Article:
Egyptian startup Akla-Baity is helping Cairo residents find amateur cooks in their area, order food and have it delivered to their doors.
Launched in March, Akla-Baity – which means “homemade food” in Arabic – connects users with amateur cooks, mostly females that cook from their own homes.
Using the website – an app is set for launch early next year – cooks can sign up for the platform and advertise their meals to users in the vicinity. Akla-Baity takes a 25 per cent cut of every sale made through its platform, which orders paid for in cash upon delivery.
The self-funded startup has served over 600 meals to date, and has a month-on-month growth rate of 100 per cent. Founder Shereen Salah told Disrupt Africa Akla-Baity had been started to give busy families the chance to order food without incurring the high costs of going to a restaurant.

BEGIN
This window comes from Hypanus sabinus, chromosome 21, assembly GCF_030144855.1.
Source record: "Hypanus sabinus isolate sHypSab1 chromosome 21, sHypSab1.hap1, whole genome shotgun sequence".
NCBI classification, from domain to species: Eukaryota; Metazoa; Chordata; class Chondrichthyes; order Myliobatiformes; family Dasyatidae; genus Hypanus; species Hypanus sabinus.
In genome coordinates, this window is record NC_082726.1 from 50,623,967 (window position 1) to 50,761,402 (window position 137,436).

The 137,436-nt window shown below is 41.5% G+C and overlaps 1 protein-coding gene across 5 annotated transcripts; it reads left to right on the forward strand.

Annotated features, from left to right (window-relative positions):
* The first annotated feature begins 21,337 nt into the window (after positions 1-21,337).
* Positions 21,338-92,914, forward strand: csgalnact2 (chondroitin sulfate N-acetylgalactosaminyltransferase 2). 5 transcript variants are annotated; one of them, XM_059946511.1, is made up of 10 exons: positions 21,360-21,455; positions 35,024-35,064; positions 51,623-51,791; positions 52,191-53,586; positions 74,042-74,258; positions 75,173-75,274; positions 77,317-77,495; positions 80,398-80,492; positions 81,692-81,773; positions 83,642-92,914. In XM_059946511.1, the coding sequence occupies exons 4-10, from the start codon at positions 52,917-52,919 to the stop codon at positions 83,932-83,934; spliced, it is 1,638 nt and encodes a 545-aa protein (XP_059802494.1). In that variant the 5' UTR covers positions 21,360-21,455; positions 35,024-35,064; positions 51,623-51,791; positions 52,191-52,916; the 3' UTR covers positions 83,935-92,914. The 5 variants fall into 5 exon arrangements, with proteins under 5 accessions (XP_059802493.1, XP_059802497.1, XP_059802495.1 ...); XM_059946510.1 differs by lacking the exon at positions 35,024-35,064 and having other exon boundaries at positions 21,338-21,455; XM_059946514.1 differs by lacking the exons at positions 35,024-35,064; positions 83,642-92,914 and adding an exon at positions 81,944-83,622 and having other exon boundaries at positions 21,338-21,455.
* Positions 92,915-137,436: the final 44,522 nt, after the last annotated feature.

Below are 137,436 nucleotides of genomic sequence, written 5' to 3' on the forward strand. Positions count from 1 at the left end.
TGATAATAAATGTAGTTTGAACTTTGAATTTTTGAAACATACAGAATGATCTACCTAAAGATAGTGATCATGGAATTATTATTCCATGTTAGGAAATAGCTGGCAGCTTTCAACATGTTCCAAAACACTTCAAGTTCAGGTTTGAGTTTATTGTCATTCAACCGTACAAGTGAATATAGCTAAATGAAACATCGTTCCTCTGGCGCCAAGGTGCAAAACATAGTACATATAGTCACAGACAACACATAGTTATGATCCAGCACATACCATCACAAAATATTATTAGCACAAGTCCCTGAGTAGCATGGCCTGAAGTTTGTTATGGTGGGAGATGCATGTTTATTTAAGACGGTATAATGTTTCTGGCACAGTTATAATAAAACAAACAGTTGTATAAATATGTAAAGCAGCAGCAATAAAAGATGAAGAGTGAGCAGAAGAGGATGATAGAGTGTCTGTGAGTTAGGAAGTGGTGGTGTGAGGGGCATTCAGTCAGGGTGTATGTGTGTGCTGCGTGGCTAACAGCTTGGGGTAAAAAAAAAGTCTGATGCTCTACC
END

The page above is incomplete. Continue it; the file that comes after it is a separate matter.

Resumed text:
“Eating out is a very expensive options for a family as there are 13 per cent VAT and 12 per cent service charges at a restaurant, and the country’s inflation rate is 35 per cent. Ordering fast food is costly and unhealthy. Our customers can enjoy a peer-to-peer dining experience within their budget and time constraints,” she said.
There is competition in the market, but these platform operate on a single unified kitchen domain, allowing customers to order from a single menu instead of being able to find their favourite cooks at the right prices. Choice is key to the Akla-Baity offering.
Challenges have included Egypt’s poor internet infrastructure and the low penetration of credit cards, while Salah said the whole idea of the business takes time for people to digest.
However, she plans to expand the service to other major cities in Africa and the Middle East, and is in the process of raising US$100,000 to help her scale the business.